HEALTHCARE: Blueberries vs diabetes

870Views 0Comments Posted 21/05/2023


By Dr Michael Greger MD, FACLM

A famous pair of Harvard studies involved so many people over such long a time that they’ve accumulated millions of person-years of data. The studies found the consumption of anthocyanin-rich foods, those containing brightly colored plant pigments and “particularly blueberries,” was associated with a lower risk of developing type 2 diabetes. Just two or three servings of blueberries a week has been associated with a 23 percent lower risk. I recommend at least one serving of berries every day—a half-cup of fresh or frozen berries or a quarter-cup of dried.

What do berries have to do with diabetes? Well, type 2 diabetes is caused by insulin resistance, and interventional studies “clearly showed that dietary BBE [berries] ameliorates insulin resistance.”

 Sounds good, but that was in diabetic mice. What happens in people? Those consuming a lot of anthocyanin-rich foods like berries didn’t just have less inflammation, but significantly lower insulin resistance as well. By how much? By as much as you would get walking an hour or so a day, seven days a week.

How many berries were they eating? They were getting 35 milligrams of anthocyanins a day, which, would be equivalent to a cup of strawberries or cherries, a half–cup of raspberries, a quarter–cup of blackberries, or just a few spoonsful of blueberries. That was just a snapshot-in-time cross-sectional study, though. What we need are interventional trials, where you give people blueberries in a double-blind, randomized, and placebo-controlled clinical trial to truly put them to the test, and we got just that.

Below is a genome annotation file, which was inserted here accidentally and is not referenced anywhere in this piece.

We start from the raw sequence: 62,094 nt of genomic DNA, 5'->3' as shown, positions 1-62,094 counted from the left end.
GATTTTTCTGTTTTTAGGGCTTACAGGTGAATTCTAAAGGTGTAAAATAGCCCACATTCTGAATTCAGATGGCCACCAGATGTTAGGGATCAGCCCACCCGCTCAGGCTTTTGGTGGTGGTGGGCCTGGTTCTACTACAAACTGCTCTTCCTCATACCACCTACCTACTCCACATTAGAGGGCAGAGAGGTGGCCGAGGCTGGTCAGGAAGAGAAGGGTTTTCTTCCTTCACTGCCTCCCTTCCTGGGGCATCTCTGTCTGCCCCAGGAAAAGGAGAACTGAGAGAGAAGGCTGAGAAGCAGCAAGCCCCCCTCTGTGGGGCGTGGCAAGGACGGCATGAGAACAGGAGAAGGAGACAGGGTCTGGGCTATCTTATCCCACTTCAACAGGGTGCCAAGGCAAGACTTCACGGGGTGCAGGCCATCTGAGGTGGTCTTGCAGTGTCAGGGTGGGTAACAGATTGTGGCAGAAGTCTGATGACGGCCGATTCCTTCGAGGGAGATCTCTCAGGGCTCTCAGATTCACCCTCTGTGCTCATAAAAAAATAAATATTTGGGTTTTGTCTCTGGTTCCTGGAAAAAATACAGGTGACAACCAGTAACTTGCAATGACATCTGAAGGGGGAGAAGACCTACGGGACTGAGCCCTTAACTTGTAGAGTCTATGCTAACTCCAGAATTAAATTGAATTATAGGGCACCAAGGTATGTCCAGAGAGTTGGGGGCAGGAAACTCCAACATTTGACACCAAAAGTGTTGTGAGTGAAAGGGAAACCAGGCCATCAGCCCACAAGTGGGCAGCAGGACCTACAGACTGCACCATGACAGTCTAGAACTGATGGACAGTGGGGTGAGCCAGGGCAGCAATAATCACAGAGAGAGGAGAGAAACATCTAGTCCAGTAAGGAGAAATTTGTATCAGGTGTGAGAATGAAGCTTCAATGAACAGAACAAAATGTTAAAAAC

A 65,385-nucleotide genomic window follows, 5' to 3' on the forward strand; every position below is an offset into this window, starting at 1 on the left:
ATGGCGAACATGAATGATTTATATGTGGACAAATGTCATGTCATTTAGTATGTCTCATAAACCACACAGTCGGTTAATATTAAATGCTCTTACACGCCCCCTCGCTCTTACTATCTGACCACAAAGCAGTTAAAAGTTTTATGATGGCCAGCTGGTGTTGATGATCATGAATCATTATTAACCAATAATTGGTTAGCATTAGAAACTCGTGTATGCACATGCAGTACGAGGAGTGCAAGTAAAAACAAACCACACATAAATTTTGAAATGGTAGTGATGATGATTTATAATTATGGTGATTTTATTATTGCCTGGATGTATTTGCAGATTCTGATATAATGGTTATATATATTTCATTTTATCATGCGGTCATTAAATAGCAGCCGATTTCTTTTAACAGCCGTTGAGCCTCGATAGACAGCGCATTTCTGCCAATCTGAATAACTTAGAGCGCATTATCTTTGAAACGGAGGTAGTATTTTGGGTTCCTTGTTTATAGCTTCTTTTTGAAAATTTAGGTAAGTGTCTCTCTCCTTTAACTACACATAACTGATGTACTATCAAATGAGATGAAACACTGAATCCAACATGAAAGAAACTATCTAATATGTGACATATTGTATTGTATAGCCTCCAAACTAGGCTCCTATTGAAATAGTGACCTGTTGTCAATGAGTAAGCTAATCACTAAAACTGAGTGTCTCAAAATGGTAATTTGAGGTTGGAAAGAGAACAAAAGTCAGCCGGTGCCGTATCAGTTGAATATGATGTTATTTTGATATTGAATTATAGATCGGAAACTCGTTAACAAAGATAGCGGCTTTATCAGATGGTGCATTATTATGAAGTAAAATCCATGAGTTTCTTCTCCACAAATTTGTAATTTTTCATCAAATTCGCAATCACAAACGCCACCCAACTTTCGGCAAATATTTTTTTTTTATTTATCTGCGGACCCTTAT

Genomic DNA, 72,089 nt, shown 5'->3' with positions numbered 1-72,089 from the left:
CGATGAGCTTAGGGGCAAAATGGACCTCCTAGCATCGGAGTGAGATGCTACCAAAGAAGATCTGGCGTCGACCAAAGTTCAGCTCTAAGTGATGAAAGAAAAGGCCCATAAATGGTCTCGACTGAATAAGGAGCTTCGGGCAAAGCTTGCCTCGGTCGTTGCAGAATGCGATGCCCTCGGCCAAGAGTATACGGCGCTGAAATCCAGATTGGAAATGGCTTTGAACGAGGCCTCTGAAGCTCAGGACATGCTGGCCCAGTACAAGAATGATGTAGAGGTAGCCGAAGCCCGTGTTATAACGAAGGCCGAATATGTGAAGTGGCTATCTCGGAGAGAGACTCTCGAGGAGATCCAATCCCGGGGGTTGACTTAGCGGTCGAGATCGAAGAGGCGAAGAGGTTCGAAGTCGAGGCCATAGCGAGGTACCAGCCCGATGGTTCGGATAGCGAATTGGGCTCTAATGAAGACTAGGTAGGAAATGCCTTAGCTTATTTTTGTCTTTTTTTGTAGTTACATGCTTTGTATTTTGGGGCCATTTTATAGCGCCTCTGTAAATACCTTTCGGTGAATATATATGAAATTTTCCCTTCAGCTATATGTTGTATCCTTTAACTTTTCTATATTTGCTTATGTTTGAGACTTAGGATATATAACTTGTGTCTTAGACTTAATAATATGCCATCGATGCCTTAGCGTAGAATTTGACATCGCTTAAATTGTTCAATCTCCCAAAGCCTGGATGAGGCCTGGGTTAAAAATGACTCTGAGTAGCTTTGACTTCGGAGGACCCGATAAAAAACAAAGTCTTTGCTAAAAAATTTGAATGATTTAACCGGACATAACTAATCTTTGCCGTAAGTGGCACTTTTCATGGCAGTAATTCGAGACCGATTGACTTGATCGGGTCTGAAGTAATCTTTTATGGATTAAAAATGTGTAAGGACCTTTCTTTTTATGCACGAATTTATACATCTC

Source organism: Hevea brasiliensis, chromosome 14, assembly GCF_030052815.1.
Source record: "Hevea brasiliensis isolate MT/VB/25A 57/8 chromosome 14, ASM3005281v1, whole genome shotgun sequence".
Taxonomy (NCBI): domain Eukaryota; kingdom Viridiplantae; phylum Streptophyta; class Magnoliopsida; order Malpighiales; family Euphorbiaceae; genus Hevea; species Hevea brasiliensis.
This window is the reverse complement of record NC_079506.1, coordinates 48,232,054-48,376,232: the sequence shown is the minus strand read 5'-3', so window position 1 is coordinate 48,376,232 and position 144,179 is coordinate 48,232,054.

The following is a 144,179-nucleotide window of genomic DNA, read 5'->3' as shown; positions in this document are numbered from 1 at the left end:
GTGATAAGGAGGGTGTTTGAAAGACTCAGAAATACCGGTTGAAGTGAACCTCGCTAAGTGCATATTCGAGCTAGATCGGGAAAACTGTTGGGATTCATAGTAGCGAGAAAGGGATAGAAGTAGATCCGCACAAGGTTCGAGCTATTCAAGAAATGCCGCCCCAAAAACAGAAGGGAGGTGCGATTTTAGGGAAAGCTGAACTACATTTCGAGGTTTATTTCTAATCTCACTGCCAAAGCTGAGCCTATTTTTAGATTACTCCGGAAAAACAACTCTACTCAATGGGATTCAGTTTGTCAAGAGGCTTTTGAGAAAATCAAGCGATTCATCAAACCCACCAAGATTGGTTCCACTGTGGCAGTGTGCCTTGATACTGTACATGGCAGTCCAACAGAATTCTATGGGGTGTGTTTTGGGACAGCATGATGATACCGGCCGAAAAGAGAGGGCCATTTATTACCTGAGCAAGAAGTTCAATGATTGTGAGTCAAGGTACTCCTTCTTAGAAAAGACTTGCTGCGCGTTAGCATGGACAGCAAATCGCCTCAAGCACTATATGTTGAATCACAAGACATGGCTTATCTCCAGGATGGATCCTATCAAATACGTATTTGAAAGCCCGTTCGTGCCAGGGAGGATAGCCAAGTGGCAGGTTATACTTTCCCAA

In order to fake out people with a placebo, the researchers used powdered blueberries equivalent to about two cups of fresh blueberries in a smoothie., the results demonstrated a significant improvement in insulin sensitivity.

There are a lot of blueberries in two cups! What benefits could be expected from a typical half-cup serving? Another study demonstrated a significant reduction in postprandial oxidation—that is, all of the free radicals created when you eat some sugary breakfast like cornflakes. The antioxidant capacity of your bloodstream takes a nosedive two hours afterwards, as your body tries to cope.

 But, eat it with a half-cup of blueberries, and your antioxidant levels start out higher and stay higher after the meal. The researchers also tried adding just a quarter–cup of blueberries, but that was not enough. So, we should strive for a full serving.

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